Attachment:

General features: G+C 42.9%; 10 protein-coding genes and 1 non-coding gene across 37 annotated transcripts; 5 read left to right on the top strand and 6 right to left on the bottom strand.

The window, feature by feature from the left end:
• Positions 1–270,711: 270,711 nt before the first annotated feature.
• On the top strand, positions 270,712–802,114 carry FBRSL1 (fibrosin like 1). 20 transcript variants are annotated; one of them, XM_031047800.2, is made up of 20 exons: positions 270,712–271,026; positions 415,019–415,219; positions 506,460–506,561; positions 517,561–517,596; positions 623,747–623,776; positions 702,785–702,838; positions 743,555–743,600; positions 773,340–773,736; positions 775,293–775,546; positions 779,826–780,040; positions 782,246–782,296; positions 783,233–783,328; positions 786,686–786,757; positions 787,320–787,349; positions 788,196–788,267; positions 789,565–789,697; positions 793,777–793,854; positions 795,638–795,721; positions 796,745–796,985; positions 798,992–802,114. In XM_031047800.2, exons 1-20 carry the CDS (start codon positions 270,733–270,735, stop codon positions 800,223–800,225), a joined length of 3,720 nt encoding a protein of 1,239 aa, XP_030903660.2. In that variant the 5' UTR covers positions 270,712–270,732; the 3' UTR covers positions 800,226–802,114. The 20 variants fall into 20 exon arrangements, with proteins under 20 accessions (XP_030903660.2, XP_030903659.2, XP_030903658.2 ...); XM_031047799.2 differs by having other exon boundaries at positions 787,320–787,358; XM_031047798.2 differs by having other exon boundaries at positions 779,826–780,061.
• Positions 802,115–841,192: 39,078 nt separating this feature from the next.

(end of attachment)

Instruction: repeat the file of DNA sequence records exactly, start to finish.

General features: G+C 42.9%; 10 protein-coding genes and 1 non-coding gene across 37 annotated transcripts; 5 read left to right on the top strand and 6 right to left on the bottom strand.

The window, feature by feature from the left end:
• Positions 1–270,711: 270,711 nt before the first annotated feature.
• On the top strand, positions 270,712–802,114 carry FBRSL1 (fibrosin like 1). 20 transcript variants are annotated; one of them, XM_031047800.2, is made up of 20 exons: positions 270,712–271,026; positions 415,019–415,219; positions 506,460–506,561; positions 517,561–517,596; positions 623,747–623,776; positions 702,785–702,838; positions 743,555–743,600; positions 773,340–773,736; positions 775,293–775,546; positions 779,826–780,040; positions 782,246–782,296; positions 783,233–783,328; positions 786,686–786,757; positions 787,320–787,349; positions 788,196–788,267; positions 789,565–789,697; positions 793,777–793,854; positions 795,638–795,721; positions 796,745–796,985; positions 798,992–802,114. In XM_031047800.2, exons 1-20 carry the CDS (start codon positions 270,733–270,735, stop codon positions 800,223–800,225), a joined length of 3,720 nt encoding a protein of 1,239 aa, XP_030903660.2. In that variant the 5' UTR covers positions 270,712–270,732; the 3' UTR covers positions 800,226–802,114. The 20 variants fall into 20 exon arrangements, with proteins under 20 accessions (XP_030903660.2, XP_030903659.2, XP_030903658.2 ...); XM_031047799.2 differs by having other exon boundaries at positions 787,320–787,358; XM_031047798.2 differs by having other exon boundaries at positions 779,826–780,061.
• Positions 802,115–841,192: 39,078 nt separating this feature from the next.